The best assistive technology for dyslexics


“I always recommend two different tools for kids: text-to-speech and word prediction,” says Martin. Fortunately, the technology has come a long way and is no longer expensive. The built-in dictation tools on devices like phones, iPads, and Google Docs work amazingly well.

The problem is that children may not want to use speech to text in class because it disturbs other students, or they feel embarrassed going out in the hallway. They can use headphones, but teachers are not always fond of this option during lessons. Programs that help with word prediction, spell checking, and grammatical formatting like these will help with digital writing.

Co: writer

the Web, OIS, Chrome extension

From Facebook groups to experts, Co: Writer has established itself time and time again as the best writing tool for people with dyslexia and those who have difficulty handwriting or expressing their thoughts.

Janowski loves Co: Writer because you can create word libraries based on what you write, or you can select from those already available. For example, you can select the Harry Potter library, and when you start typing Hog, Hogwarts will appear. The app also does a great job of recognizing phonetic misspellings, like blk for black or lfnt for elephant.

At $ 4.99 / month for students, parents, or educators, the price tag is low. School districts may also purchase a license for a large number of students and may be able to offer it for free while your child is in school. Once you install the app or extension, it automatically syncs with Gmail, Google Docs, and more.

Read and Write for Google Chrome

Chrome extension

My daughter’s special education coordinator set up Read & Write for Google Chrome on her school account, so I had a chance to see how it works in action. The plugin uses tools like screen shading (only the line being read is visible), simplification (summarizing complex language), and speech and typing for a text-to-speech option. My ten year old daughter rides it like a pro, and the fact that the school gave it to her is a big plus.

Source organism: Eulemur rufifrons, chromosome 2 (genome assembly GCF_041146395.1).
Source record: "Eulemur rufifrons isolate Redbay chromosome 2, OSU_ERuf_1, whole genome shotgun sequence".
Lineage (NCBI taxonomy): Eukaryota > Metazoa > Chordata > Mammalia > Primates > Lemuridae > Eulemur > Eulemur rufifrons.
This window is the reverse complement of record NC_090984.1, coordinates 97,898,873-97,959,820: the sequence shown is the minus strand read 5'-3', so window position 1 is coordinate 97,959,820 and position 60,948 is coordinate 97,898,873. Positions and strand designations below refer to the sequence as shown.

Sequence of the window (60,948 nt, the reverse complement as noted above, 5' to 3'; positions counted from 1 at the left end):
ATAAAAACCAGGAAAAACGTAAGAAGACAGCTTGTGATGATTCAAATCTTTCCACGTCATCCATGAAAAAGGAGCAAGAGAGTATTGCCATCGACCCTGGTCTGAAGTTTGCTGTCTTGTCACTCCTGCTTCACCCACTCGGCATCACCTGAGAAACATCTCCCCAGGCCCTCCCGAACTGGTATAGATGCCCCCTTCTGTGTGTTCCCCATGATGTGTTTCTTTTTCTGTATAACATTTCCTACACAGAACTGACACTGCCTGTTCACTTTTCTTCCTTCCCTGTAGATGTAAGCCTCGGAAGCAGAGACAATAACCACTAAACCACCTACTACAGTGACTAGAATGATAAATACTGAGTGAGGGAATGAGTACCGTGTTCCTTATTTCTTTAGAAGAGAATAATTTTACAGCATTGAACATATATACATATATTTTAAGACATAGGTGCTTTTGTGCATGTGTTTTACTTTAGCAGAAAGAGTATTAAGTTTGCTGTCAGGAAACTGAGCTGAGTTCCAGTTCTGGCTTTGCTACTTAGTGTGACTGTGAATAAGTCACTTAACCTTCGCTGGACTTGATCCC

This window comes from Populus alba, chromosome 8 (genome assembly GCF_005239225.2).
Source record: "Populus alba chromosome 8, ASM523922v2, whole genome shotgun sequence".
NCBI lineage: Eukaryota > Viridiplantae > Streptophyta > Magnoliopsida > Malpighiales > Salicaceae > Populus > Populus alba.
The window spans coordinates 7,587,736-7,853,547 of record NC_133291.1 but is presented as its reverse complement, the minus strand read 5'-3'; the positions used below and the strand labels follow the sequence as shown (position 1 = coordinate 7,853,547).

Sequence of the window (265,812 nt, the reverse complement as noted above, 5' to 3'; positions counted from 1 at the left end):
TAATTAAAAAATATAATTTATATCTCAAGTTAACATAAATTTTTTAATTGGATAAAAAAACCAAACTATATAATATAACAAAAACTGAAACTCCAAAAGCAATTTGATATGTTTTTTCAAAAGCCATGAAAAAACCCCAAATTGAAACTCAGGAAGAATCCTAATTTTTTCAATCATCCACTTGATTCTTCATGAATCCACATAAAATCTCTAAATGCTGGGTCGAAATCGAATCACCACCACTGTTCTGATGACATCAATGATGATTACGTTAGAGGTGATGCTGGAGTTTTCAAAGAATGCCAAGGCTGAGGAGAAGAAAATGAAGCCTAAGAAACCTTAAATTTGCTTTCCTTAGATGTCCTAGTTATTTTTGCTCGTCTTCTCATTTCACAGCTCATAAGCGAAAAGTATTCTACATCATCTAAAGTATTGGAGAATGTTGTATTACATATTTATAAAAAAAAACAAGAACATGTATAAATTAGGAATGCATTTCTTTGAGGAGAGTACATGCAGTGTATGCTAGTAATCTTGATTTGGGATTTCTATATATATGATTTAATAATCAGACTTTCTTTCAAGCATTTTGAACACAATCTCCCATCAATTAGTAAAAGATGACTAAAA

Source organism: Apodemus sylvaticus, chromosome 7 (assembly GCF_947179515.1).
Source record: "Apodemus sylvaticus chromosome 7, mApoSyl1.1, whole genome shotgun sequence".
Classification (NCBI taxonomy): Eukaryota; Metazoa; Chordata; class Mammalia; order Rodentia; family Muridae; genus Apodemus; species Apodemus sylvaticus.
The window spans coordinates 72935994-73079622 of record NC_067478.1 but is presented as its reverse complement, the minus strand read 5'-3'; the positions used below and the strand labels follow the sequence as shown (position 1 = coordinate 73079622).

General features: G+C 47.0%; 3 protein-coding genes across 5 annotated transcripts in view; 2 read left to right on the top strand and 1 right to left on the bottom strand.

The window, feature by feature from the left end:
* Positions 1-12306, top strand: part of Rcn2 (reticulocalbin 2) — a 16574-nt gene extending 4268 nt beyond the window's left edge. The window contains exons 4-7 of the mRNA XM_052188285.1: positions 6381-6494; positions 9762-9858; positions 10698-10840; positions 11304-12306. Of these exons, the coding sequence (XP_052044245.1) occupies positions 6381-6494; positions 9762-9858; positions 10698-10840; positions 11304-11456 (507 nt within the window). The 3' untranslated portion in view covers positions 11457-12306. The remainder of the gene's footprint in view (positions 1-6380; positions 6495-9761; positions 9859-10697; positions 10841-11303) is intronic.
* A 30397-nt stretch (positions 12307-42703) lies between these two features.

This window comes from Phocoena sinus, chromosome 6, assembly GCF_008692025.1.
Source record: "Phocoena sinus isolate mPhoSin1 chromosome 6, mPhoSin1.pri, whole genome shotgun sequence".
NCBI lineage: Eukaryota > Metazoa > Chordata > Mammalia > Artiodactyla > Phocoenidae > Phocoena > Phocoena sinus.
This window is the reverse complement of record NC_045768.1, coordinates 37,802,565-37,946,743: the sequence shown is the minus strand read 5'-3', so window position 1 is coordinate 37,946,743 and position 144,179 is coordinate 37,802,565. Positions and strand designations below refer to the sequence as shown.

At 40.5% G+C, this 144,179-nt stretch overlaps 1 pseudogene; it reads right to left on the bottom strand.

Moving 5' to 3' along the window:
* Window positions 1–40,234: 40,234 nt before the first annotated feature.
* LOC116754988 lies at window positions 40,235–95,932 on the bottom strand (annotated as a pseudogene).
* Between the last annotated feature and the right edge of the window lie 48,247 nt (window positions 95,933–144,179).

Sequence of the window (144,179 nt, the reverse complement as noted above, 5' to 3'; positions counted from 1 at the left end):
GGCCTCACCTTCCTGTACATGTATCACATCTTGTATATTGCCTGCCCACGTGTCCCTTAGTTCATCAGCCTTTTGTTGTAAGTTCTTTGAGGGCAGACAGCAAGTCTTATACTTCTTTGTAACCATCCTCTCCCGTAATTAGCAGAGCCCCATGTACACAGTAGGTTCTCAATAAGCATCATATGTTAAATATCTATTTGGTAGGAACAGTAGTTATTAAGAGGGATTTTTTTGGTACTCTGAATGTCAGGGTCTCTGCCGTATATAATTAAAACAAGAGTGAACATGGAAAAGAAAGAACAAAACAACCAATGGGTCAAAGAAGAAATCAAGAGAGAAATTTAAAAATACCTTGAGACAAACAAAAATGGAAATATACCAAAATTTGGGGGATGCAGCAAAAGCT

The basic plugin is free, but the premium version includes support for Google Docs, especially multiple highlighting options for active reading, highlight extraction, vocabulary board, normal and picture dictionary. and word prediction. According to Google, the premium version is free for teachers and costs $ 99 for an annual subscription for student accounts.

Grammar

the Web

Martin says Grammarly is little more than what most kids need, and it’s for ages 13 and up, so keep that in mind. It is a cloud-based program that integrates with Google Docs and has a plug-in for Microsoft Word. The great thing about Grammarly is that it takes into account the context surrounding a word and can suggest changing something like yours if necessary.

The app also makes suggestions for rephrasing wordy sentences and adding transition sentences that can improve your writing. However, the full range of features is not available on the free version. You will need to upgrade to Premium for $ 29.95 / month or $ 139.95 / year.

Math

Photograph: Getty Images

Not all people with dyslexia have difficulty with math, so the options are not as broad as language-based apps. If your child struggles like mine, Martin and Janowski recommend the following.

Microsoft math solver

IOS, Android

This free app allows users to write a math problem on the screen or use their camera to take a picture of the problem. The app then provides the answer and step by step instructions on how to find the solution. Students can use the example as a guide to solve other problems.


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